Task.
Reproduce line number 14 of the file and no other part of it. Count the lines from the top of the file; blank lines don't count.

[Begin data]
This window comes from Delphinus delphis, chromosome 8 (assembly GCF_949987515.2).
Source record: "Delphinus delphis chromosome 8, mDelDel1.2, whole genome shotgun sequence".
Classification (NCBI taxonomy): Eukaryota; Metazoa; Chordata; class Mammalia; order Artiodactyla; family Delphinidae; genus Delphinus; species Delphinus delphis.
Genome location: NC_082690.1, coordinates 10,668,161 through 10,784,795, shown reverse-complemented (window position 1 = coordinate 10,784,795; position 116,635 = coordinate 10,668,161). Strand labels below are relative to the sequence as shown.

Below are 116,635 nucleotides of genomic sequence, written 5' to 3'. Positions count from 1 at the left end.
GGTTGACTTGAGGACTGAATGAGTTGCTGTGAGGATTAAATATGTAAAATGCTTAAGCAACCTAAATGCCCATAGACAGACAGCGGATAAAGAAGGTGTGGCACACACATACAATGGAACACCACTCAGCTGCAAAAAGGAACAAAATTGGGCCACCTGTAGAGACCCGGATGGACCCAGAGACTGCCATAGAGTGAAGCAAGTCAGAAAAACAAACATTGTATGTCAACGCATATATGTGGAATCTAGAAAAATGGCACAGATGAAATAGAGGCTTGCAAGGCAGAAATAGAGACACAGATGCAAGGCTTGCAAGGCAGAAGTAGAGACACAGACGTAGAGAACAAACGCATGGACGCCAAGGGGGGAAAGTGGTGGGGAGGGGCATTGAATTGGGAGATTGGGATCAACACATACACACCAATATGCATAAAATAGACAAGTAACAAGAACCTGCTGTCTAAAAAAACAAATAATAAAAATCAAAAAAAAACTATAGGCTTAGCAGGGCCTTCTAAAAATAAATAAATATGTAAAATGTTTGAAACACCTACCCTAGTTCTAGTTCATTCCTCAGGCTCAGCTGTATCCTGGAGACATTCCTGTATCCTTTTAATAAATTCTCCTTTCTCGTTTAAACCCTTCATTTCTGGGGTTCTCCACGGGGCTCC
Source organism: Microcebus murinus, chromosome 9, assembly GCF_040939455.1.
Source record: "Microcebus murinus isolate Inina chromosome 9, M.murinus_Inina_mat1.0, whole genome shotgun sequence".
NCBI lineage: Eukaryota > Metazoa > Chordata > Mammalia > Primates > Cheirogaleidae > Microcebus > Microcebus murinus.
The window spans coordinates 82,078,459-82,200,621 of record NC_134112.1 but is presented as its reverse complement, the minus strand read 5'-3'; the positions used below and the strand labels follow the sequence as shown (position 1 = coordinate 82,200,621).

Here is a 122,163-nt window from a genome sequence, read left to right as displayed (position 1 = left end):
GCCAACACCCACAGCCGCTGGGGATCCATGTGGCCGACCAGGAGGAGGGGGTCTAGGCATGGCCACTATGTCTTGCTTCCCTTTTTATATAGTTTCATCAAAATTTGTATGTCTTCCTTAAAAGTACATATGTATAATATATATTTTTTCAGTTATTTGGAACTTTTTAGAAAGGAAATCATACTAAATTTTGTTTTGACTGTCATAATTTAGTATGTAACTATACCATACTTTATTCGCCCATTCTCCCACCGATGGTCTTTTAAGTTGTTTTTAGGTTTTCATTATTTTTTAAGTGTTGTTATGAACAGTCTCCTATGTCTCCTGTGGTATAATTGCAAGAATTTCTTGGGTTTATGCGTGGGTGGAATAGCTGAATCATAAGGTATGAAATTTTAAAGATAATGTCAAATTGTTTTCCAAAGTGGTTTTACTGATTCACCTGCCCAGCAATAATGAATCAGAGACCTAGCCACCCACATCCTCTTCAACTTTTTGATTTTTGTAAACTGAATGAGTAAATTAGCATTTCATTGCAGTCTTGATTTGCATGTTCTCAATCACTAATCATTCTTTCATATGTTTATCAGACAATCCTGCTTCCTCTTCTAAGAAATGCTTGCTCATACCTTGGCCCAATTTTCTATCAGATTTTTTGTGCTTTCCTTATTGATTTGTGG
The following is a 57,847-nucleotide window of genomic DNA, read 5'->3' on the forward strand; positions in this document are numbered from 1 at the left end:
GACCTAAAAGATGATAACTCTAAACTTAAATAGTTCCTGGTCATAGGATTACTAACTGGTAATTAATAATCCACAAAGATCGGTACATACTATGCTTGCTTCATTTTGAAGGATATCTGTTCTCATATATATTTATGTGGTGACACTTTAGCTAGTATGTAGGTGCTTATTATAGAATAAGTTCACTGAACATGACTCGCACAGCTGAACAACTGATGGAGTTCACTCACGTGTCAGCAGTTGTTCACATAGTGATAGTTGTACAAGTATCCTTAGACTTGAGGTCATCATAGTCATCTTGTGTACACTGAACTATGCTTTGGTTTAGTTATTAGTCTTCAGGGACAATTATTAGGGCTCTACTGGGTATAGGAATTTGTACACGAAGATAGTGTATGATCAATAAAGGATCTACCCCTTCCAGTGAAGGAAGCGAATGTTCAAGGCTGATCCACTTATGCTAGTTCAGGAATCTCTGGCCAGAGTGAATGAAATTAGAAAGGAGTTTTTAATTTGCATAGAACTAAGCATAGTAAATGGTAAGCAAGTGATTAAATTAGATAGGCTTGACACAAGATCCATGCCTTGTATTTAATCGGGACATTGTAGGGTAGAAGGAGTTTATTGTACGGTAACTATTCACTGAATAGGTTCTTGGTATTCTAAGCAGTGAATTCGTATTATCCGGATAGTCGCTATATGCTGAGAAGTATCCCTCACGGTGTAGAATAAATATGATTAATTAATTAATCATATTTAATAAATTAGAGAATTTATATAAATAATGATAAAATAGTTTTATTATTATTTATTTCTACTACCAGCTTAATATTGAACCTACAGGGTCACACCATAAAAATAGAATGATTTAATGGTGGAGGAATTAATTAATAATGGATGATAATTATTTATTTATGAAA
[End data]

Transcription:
GACCTAAAAGATGATAACTCTAAACTTAAATAGTTCCTGGTCATAGGATTACTAACTGGTAATTAATAATCCACAAAGATCGGTACATACTATGCTTGCTTCATTTTGAAGGATATCTGTTCTCATATATATTTATGTGGTGACACTTTAGCTAGTATGTAGGTGCTTATTATAGAATAAGTTCACTGAACATGACTCGCACAGCTGAACAACTGATGGAGTTCACTCACGTGTCAGCAGTTGTTCACATAGTGATAGTTGTACAAGTATCCTTAGACTTGAGGTCATCATAGTCATCTTGTGTACACTGAACTATGCTTTGGTTTAGTTATTAGTCTTCAGGGACAATTATTAGGGCTCTACTGGGTATAGGAATTTGTACACGAAGATAGTGTATGATCAATAAAGGATCTACCCCTTCCAGTGAAGGAAGCGAATGTTCAAGGCTGATCCACTTATGCTAGTTCAGGAATCTCTGGCCAGAGTGAATGAAATTAGAAAGGAGTTTTTAATTTGCATAGAACTAAGCATAGTAAATGGTAAGCAAGTGATTAAATTAGATAGGCTTGACACAAGATCCATGCCTTGTATTTAATCGGGACATTGTAGGGTAGAAGGAGTTTATTGTACGGTAACTATTCACTGAATAGGTTCTTGGTATTCTAAGCAGTGAATTCGTATTATCCGGATAGTCGCTATATGCTGAGAAGTATCCCTCACGGTGTAGAATAAATATGATTAATTAATTAATCATATTTAATAAATTAGAGAATTTATATAAATAATGATAAAATAGTTTTATTATTATTTATTTCTACTACCAGCTTAATATTGAACCTACAGGGTCACACCATAAAAATAGAATGATTTAATGGTGGAGGAATTAATTAATAATGGATGATAATTATTTATTTATGAAA